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What’s Up Wellness: Tips to Stay Organized

As students attempt to resettle after evacuating from campus, it has been increasingly difficult to get back into the swing of things. When away from your usual routine for too long, it can be easy to feel frozen in time and wonder how on Earth you used to do it. But you were capable of doing it before; who’s to say you cannot do it again? And even if you were not organized pre-hurricane, now is the perfect time to start making strides in doing so!

In this edition of What’s Up Wellness, we will be sharing with the Rollins Community tips on how to stay organized. This is an important skill to master, but what’s most important is tailoring organization to what works best for you. Here are some tips on how to remain organized:

  1. Develop a medium to track your tasks and events throughout the day: Everyone needs a place to brain dump.  Some use planners, others use calendars, and some maybe even use sticky notes. But it’s important to have this space so you can set realistic goals and avoid conflicts. Having a space to document your daily tasks and events also allows for a realistic visualization of how much you’re doing versus which tasks consistently fall through the cracks.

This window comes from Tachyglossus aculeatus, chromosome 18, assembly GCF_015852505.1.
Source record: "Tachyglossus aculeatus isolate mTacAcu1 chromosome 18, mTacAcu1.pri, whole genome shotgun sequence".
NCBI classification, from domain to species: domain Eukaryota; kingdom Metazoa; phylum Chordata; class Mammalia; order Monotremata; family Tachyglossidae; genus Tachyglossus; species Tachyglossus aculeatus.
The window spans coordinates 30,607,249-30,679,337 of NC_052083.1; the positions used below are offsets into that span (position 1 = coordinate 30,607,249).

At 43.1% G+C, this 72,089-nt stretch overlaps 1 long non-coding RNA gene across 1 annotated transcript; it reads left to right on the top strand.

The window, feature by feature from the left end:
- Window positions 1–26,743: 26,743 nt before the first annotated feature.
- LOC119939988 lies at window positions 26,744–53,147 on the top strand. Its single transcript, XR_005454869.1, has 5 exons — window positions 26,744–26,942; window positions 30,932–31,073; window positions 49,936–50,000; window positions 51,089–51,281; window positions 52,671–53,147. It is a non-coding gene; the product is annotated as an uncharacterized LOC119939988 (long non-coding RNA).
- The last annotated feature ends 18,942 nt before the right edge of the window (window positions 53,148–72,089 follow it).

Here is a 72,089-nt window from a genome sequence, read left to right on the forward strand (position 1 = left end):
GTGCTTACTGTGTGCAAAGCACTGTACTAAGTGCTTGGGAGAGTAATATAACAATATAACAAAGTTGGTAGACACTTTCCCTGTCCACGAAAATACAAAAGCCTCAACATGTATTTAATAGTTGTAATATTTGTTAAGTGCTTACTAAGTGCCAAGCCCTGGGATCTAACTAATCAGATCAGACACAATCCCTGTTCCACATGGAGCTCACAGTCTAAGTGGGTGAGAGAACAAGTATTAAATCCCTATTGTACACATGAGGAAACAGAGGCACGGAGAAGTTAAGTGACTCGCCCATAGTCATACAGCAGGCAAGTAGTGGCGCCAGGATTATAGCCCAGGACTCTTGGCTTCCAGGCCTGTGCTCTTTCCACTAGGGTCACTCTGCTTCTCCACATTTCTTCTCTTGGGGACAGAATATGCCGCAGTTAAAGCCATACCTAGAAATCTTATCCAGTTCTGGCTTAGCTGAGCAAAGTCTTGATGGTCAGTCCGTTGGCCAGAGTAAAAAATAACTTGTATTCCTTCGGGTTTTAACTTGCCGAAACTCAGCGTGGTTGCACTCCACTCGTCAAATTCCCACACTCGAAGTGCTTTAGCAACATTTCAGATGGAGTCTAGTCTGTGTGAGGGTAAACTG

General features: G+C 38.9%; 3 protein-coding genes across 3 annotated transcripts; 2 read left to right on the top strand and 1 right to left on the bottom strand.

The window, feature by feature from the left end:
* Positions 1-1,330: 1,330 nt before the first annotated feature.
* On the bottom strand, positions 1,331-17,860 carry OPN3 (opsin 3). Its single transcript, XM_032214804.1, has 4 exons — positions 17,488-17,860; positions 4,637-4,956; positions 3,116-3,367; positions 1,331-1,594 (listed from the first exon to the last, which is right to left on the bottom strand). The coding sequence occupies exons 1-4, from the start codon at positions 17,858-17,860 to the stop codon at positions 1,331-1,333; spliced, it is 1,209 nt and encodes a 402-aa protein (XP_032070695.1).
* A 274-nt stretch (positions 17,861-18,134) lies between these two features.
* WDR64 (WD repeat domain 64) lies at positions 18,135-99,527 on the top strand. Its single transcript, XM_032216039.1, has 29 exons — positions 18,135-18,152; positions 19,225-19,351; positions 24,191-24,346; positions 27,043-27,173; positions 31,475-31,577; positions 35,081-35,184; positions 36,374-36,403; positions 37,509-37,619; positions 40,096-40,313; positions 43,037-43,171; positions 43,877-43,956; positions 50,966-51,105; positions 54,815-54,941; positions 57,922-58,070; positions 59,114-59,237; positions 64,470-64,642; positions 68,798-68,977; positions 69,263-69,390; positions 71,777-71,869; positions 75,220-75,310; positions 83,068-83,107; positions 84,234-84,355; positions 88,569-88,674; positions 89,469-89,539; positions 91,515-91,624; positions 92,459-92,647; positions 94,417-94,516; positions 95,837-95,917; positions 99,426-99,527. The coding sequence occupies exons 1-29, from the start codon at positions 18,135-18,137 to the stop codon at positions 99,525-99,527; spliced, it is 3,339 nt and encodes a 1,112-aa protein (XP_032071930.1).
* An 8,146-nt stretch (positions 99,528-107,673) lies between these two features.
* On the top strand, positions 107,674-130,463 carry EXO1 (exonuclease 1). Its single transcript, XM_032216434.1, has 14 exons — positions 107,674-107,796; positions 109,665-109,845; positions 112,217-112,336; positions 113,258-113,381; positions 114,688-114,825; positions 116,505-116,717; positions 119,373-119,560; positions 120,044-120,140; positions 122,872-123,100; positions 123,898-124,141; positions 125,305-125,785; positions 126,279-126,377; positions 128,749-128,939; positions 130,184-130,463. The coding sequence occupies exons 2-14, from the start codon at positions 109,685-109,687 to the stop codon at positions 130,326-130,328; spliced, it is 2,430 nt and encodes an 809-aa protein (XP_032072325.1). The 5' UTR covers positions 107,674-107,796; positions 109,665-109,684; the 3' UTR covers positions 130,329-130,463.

1. Schedule regular breaks during the day: Your brain is a muscle—it needs breaks. Breaks can be helpful in promoting productivity because they will clear your mind before returning to a task. Going all day without a break will result in a loss of  focus. Block time off in your daily schedule to rest and indulge in activities such as eating food, exercising, and maybe even taking a power nap.  
  1. Avoid multitasking: Contrary to popular belief, multitasking reduces efficiency. Our brains are incapable of focusing on two tasks at once, so when we attempt to multitask, our brains actually are not doing it successfully. Multi-tasking divides your attention, meaning you won’t be putting your full effort into each task.  This also can result in more mistakes, causing you to consistently backtrack on the task. 
  1. Track progress: Any progress is progress. Tracking this progress allows you to understand which time of the day you are most productive. Most people are productive during the day and start winding down at night. But this does not mean others may not be more productive at night or in the afternoon. This strategy will also help you to prioritize your tasks throughout the day. 

We hope this helps you achieve your goals in a less time-pressing way and promotes success for you for the rest of the semester.

Well wishes from the Wellness Ambassadors!

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